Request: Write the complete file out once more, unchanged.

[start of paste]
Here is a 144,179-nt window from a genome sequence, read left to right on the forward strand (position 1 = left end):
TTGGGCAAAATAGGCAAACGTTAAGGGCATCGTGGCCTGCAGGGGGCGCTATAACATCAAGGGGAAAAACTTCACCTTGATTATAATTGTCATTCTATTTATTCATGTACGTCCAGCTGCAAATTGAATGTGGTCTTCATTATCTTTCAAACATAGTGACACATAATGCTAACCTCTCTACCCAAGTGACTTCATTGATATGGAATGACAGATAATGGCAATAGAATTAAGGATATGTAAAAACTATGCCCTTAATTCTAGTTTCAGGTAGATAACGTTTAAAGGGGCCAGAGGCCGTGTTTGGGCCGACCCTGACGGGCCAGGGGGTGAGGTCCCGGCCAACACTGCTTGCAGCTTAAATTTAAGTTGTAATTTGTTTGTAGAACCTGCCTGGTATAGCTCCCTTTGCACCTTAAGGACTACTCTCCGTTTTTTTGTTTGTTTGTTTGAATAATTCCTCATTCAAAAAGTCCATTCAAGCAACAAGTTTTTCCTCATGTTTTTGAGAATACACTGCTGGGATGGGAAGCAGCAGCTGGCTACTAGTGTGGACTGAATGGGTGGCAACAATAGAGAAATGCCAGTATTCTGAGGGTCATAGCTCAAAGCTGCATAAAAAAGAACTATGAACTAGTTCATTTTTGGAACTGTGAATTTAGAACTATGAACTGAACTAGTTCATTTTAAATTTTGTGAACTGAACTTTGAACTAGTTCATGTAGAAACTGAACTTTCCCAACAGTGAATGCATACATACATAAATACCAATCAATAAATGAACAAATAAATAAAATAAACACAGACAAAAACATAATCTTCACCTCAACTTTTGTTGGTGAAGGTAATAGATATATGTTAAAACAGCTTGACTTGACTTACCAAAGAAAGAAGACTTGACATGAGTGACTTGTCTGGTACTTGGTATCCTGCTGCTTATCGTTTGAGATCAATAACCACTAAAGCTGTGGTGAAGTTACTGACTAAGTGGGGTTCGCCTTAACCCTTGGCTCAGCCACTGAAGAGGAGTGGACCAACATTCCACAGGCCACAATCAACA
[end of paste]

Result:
Here is a 144,179-nt window from a genome sequence, read left to right on the forward strand (position 1 = left end):
TTGGGCAAAATAGGCAAACGTTAAGGGCATCGTGGCCTGCAGGGGGCGCTATAACATCAAGGGGAAAAACTTCACCTTGATTATAATTGTCATTCTATTTATTCATGTACGTCCAGCTGCAAATTGAATGTGGTCTTCATTATCTTTCAAACATAGTGACACATAATGCTAACCTCTCTACCCAAGTGACTTCATTGATATGGAATGACAGATAATGGCAATAGAATTAAGGATATGTAAAAACTATGCCCTTAATTCTAGTTTCAGGTAGATAACGTTTAAAGGGGCCAGAGGCCGTGTTTGGGCCGACCCTGACGGGCCAGGGGGTGAGGTCCCGGCCAACACTGCTTGCAGCTTAAATTTAAGTTGTAATTTGTTTGTAGAACCTGCCTGGTATAGCTCCCTTTGCACCTTAAGGACTACTCTCCGTTTTTTTGTTTGTTTGTTTGAATAATTCCTCATTCAAAAAGTCCATTCAAGCAACAAGTTTTTCCTCATGTTTTTGAGAATACACTGCTGGGATGGGAAGCAGCAGCTGGCTACTAGTGTGGACTGAATGGGTGGCAACAATAGAGAAATGCCAGTATTCTGAGGGTCATAGCTCAAAGCTGCATAAAAAAGAACTATGAACTAGTTCATTTTTGGAACTGTGAATTTAGAACTATGAACTGAACTAGTTCATTTTAAATTTTGTGAACTGAACTTTGAACTAGTTCATGTAGAAACTGAACTTTCCCAACAGTGAATGCATACATACATAAATACCAATCAATAAATGAACAAATAAATAAAATAAACACAGACAAAAACATAATCTTCACCTCAACTTTTGTTGGTGAAGGTAATAGATATATGTTAAAACAGCTTGACTTGACTTACCAAAGAAAGAAGACTTGACATGAGTGACTTGTCTGGTACTTGGTATCCTGCTGCTTATCGTTTGAGATCAATAACCACTAAAGCTGTGGTGAAGTTACTGACTAAGTGGGGTTCGCCTTAACCCTTGGCTCAGCCACTGAAGAGGAGTGGACCAACATTCCACAGGCCACAATCAACA